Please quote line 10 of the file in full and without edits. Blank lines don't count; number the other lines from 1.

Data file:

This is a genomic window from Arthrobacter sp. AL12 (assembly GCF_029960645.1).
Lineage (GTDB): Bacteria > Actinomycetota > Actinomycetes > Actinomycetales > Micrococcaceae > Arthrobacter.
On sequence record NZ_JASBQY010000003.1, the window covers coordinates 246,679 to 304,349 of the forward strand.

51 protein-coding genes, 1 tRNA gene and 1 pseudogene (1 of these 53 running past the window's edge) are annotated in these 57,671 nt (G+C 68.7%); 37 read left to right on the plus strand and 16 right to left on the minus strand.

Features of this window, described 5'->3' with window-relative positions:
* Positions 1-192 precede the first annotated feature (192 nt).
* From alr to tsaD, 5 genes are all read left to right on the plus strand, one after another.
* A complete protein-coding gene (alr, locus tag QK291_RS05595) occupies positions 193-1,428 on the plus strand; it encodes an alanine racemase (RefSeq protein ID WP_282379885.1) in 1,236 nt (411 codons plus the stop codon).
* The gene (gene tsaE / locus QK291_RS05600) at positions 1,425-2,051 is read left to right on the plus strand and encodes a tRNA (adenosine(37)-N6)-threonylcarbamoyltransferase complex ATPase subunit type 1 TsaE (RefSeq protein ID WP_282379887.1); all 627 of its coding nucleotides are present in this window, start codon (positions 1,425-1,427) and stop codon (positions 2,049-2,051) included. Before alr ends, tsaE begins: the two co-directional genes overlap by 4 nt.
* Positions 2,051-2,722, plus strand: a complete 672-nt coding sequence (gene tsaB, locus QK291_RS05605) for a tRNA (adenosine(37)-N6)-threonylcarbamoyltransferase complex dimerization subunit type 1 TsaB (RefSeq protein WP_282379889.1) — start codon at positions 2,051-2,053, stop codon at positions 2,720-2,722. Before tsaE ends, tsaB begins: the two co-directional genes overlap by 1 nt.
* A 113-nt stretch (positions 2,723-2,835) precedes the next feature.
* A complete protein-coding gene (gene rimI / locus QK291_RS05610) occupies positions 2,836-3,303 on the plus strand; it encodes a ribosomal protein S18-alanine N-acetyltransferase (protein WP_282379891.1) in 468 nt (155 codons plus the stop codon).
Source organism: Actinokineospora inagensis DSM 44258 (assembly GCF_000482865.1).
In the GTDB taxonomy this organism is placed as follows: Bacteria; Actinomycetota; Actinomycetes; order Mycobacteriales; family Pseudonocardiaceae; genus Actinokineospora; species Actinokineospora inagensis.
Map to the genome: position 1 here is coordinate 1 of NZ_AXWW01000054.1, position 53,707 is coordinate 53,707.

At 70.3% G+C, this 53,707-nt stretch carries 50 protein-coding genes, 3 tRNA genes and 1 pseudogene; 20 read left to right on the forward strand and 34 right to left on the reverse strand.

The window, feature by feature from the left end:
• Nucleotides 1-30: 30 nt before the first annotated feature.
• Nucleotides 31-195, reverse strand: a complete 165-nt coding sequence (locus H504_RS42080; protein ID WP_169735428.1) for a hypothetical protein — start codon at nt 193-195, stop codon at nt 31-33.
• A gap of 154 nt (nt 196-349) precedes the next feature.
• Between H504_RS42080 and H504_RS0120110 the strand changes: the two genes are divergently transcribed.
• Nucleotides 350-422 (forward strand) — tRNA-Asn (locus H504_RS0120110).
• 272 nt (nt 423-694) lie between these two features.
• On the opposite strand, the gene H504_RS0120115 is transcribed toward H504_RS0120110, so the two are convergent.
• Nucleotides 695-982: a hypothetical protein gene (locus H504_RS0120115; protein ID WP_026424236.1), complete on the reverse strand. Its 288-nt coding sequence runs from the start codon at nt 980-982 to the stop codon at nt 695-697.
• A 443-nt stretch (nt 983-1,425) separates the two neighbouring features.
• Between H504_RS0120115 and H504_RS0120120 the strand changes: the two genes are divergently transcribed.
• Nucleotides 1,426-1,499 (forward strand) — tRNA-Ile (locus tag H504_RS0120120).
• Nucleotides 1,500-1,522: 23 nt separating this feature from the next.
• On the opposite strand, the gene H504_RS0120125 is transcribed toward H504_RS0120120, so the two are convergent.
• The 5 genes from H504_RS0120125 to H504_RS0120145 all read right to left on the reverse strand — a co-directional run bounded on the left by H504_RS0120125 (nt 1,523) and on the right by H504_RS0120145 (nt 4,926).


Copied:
* Positions 2,051-2,722, plus strand: a complete 672-nt coding sequence (gene tsaB, locus QK291_RS05605) for a tRNA (adenosine(37)-N6)-threonylcarbamoyltransferase complex dimerization subunit type 1 TsaB (RefSeq protein WP_282379889.1) — start codon at positions 2,051-2,053, stop codon at positions 2,720-2,722. Before tsaE ends, tsaB begins: the two co-directional genes overlap by 1 nt.